(Bloomberg) -- Florida Governor Ron DeSantis told residents to expect large budget cuts for the upcoming fiscal year that starts in July as officials contend with the loss of tax revenue caused by the coronavirus pandemic.

Florida lawmakers passed a $93.2 billion spending plan in March, before business shutdowns to slow the virus’ spread wrecked havoc on the state’s sales-tax dominated economy and threw 2.7 million Floridians out of work. DeSantis, a Republican, said he expects to make cuts through his power to veto certain parts of the budget and doesn’t anticipate that the legislature will need to convene before the November election to address the shortfall.

“There is going to be a lot more vetoes. There’ll be a lot of red,” he said during a Tuesday press conference, referring to changes he will make to the budget. “It’s kind of the veto equivalent of the Red Wedding from ‘Game of Thrones.’ There is going to be things in my budget that I am definitely going to veto just because the fiscal picture is different.”

According to local news, the budget hasn’t been formally sent to the governor’s office yet. Once it is delivered, DeSantis has the option to cancel specific appropriations. A two-thirds majority vote is needed to overturn any budget item vetoed by the governor.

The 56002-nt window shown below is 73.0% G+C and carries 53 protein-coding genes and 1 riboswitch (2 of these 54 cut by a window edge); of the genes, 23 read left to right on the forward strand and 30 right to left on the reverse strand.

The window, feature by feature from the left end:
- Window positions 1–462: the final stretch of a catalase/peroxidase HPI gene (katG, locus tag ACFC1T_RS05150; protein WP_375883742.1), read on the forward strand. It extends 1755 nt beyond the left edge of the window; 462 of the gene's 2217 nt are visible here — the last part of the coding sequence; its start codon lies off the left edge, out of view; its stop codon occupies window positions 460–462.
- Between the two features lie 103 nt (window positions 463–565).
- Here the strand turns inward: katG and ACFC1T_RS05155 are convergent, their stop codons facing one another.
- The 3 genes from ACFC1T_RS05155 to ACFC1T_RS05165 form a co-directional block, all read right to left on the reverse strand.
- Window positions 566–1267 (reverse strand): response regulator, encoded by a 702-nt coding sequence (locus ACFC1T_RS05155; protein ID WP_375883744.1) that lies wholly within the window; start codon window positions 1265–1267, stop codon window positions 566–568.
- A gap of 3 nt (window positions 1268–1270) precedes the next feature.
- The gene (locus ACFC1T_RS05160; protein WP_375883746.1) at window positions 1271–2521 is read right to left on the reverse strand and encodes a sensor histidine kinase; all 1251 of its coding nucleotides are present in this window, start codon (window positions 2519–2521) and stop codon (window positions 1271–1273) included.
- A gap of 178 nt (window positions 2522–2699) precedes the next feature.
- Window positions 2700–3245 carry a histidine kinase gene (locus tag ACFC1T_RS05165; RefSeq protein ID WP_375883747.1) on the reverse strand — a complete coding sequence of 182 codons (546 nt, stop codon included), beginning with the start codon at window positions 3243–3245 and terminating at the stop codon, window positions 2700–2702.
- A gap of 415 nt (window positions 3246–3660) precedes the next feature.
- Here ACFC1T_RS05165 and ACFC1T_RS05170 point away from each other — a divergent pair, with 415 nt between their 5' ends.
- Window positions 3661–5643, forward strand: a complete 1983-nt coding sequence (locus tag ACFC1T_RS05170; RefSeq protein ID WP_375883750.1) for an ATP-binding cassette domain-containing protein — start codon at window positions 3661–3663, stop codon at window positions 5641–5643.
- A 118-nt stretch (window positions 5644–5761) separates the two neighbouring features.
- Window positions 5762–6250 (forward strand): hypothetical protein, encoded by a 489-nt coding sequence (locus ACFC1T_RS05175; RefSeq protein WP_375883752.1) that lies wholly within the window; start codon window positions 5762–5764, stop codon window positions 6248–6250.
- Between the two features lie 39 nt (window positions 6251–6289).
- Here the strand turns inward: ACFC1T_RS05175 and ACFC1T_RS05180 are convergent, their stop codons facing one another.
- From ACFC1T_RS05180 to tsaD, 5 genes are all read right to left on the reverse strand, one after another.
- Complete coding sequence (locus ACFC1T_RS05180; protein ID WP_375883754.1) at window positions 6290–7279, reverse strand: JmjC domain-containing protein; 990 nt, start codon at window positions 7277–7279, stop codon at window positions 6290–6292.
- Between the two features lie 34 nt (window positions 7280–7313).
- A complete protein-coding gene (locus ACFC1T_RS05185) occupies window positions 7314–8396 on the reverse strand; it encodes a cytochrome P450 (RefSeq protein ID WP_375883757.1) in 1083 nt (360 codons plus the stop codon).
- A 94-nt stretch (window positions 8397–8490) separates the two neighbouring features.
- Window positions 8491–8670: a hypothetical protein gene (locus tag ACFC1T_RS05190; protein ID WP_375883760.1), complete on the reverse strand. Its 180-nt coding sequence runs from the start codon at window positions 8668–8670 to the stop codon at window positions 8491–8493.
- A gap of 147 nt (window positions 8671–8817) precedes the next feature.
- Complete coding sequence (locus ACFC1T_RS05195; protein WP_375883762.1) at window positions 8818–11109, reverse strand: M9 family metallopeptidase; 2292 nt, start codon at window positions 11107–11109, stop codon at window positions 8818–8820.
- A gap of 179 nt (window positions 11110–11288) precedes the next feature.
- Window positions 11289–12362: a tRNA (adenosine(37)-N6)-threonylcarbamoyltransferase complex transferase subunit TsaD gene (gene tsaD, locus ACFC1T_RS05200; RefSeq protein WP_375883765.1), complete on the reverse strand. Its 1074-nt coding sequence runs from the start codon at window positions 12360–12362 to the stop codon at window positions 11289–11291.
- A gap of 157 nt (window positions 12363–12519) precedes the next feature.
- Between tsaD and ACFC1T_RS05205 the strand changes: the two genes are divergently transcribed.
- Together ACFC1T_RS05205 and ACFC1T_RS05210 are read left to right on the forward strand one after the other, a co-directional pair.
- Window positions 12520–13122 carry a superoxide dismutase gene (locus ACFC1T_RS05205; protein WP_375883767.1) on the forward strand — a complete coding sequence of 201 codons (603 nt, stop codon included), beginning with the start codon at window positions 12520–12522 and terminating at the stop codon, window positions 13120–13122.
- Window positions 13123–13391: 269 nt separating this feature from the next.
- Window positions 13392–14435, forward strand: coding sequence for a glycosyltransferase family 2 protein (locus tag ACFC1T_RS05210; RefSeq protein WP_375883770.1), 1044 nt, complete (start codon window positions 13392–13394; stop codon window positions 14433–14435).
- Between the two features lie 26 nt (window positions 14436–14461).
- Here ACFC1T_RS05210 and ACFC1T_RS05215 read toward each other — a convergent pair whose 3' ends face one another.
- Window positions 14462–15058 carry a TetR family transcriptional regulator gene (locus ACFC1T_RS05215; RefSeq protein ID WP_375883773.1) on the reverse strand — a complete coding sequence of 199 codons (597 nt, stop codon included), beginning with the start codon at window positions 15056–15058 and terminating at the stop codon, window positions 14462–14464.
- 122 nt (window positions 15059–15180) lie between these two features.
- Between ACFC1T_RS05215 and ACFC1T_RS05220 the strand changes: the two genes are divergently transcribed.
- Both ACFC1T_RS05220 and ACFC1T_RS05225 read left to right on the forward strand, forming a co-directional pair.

Florida has taken a big economic hit because of the coronavirus-related shutdowns that halted tourism and quelled spending in a state that gets nearly 70% of its revenue from sales taxes, according to financial statements. In April, the state saw a $878 million revenue loss compared to estimates, according to a May 26 report from the Legislature’s Office of Economic & Demographic Research.

Florida has since started reopening its economy and seen the number of new infections surge.

“I think we are probably are going to hopefully recover quicker than we probably thought two months ago,” DeSantis said.

“But between the vetoes and I’m going to hold back some agency spending, and then we do have identified some CARES Act money that will be able to be used,” he said, referring to the federal funds available to defray virus-related expenses. “I have no worry about us getting to the election.”

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